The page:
Deep Transitions ACADEMIC Publications
Investment firm, Baillie Gifford sought to add greater complexity to the NGFS climate scenarios through the development of more comprehensive, system-wide qualitative narratives. Deep Transitions responded with an approach grounded in evidence-based understandings of sustainability transitions.
Closing the financial gap for promoting systemic socio-economic transformations to achieve sustainability requires both a substantial increase in investment levels and a qualitative change in investment strategies. In this Perspective, we elaborate on this claim and discuss why existing investment approaches that aim to make positive contributions to sustainability are unlikely to foster the systemic transformations needed for sustainability. Qualitative change means changing the current rules that guide investment practices and we outline a new set of rules that should guide transformative investment. These rules are based on the well-established socio-technical sustainability transition theory and the recent development of a theory of deep transitions. We explain why these transformative investment rules offer a promising alternative base for assessing investment opportunities and monitoring progress toward the multi-system changes required to achieve a socially just deep transition to sustainability.
Shocks such as wars, financial crises, and environmental disasters, play an important role in influencing the direction of sociotechnical systems such as energy, food, and mobility. We develop understandings of the effects of shocks on systems through the concept of imprinting, which looks at how the different conditions of a time-restricted period of a shock can bring about rapid changes in sociotechnical systems with long-lasting changes. We explore this concept through analysing two shocks and effects on the energy system: World War II and the 1973 Oil crisis. Prospective sustainability transitions will be effected by shocks such as climate change impacts and conflicts and thus understanding the long-term effects of shocks through imprinting will be a useful additional perspective.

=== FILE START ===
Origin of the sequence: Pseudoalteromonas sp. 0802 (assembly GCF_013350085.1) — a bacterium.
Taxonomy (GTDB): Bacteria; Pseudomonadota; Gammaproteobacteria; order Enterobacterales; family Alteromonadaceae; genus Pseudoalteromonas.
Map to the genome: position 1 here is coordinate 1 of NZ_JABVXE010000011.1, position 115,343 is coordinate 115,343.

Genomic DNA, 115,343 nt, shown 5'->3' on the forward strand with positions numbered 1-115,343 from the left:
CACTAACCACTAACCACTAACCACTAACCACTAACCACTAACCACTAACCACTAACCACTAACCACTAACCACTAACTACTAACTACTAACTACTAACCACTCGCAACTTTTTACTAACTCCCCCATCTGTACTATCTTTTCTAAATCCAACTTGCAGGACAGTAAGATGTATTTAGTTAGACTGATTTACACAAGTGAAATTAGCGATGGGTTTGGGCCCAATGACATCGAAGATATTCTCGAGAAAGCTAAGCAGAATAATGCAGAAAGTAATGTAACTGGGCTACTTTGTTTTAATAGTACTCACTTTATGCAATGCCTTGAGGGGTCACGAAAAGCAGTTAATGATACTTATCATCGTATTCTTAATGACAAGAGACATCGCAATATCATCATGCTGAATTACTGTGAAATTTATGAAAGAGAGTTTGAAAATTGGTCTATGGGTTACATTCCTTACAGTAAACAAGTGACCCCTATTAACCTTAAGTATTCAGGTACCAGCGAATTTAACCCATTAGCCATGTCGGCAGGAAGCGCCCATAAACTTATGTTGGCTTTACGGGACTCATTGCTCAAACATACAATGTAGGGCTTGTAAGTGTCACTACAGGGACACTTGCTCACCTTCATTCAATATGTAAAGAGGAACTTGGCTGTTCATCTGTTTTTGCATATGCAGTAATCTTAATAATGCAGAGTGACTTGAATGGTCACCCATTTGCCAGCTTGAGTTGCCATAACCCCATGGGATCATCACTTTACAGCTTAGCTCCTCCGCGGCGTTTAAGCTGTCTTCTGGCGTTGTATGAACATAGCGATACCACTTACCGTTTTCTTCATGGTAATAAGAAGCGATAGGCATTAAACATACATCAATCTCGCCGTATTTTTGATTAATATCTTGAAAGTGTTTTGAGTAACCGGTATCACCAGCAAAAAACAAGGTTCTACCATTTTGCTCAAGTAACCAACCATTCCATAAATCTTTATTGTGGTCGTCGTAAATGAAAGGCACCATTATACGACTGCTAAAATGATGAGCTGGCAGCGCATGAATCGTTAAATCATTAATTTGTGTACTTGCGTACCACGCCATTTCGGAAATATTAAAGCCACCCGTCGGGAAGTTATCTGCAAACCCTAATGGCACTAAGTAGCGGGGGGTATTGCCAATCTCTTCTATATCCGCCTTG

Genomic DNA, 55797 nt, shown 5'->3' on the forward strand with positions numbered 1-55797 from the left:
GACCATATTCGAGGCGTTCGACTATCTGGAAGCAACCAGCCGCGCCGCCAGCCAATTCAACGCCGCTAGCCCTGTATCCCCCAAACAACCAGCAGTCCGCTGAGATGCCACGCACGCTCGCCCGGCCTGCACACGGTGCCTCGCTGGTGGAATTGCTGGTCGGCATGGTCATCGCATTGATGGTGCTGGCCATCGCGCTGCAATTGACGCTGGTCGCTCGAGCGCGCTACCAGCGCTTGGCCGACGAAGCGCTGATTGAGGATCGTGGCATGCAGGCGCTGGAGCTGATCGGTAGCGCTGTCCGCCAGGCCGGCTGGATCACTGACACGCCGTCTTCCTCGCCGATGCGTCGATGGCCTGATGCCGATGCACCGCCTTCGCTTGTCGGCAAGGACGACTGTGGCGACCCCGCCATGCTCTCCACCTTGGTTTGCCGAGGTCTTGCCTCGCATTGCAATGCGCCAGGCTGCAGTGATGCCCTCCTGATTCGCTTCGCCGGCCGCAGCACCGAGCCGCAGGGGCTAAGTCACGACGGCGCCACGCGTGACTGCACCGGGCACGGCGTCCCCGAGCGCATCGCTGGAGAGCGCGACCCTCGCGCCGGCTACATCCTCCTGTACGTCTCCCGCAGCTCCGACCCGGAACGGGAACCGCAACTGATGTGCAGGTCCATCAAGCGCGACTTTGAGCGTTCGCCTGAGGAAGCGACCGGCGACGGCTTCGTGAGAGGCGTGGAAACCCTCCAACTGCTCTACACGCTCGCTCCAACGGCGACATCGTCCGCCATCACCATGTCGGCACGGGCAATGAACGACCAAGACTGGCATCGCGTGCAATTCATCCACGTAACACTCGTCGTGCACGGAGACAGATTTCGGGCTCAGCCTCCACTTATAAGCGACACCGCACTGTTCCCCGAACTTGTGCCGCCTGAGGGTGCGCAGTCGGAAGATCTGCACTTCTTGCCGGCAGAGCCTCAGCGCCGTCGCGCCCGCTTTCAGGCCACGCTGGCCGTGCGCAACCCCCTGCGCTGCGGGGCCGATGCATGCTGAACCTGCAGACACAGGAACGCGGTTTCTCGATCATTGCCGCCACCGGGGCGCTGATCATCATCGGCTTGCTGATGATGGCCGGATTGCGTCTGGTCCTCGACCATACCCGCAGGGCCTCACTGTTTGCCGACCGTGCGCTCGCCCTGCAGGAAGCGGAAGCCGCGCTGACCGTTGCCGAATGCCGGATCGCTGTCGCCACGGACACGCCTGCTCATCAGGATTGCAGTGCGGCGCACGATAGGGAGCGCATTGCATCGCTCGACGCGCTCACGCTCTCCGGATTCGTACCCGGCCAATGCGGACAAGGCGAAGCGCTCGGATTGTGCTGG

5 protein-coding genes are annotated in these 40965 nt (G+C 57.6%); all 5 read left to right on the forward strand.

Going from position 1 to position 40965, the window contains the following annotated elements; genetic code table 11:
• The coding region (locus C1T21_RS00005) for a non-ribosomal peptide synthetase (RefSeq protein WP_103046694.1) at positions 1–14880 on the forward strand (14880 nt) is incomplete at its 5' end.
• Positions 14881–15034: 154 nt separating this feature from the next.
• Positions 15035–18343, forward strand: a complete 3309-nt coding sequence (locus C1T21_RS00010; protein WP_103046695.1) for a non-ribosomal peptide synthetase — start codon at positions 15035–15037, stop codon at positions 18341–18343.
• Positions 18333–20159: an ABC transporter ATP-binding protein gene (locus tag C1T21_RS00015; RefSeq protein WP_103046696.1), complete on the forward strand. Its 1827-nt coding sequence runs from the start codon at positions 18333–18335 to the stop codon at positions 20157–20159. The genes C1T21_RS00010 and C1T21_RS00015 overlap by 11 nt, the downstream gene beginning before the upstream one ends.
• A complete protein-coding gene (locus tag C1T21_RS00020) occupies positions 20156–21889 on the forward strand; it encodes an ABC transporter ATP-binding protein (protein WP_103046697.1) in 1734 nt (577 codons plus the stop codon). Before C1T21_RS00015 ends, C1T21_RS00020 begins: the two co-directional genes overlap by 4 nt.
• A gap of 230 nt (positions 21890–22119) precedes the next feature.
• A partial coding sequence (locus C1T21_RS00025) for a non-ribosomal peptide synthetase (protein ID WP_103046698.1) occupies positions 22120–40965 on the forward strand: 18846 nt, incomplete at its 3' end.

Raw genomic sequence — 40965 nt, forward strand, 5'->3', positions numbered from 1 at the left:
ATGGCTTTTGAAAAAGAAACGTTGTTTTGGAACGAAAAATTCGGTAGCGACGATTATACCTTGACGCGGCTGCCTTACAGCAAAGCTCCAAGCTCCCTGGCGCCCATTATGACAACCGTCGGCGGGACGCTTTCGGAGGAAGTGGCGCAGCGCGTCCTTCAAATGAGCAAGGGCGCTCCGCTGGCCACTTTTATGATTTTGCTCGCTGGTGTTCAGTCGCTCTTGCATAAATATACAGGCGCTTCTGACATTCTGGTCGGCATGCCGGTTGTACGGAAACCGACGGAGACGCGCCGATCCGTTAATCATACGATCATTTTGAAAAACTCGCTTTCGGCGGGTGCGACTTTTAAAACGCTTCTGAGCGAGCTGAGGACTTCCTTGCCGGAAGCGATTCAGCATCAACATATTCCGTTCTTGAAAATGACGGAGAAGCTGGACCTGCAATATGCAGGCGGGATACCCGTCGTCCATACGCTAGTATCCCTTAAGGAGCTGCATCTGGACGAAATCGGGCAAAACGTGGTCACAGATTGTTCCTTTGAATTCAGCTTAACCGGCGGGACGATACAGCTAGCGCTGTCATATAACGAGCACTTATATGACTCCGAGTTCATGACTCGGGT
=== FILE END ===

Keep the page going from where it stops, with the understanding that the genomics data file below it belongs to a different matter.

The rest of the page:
Industrial society has not only led to high levels of wealth and welfare in the Western world, but also to increasing global ecological degradation and social inequality. The socio-technical systems that underlay contemporary societies have substantially contributed to these outcomes. This paper proposes that these sociotechnical systems are an expression of a limited number of meta-rules that, for the past 250 years, have driven innovation and hence system evolution in a particular direction, thereby constituting the First Deep Transition.
The contemporary world is confronted by a double challenge: environmental degradation and social inequality. This challenge is linked to the dynamics of the First Deep Transition (Schot, 2016): the creation and expansion of a wide range of socio-technical systems in a similar direction over the past 200–250 years. Extending the theoretical framework of Schot and Kanger (2018), this paper proposes that the First Deep Transition has been built up through successive Great Surges of Development (Perez, 2002), leading to the emergence of a macro-level selection environment called industrial modernity.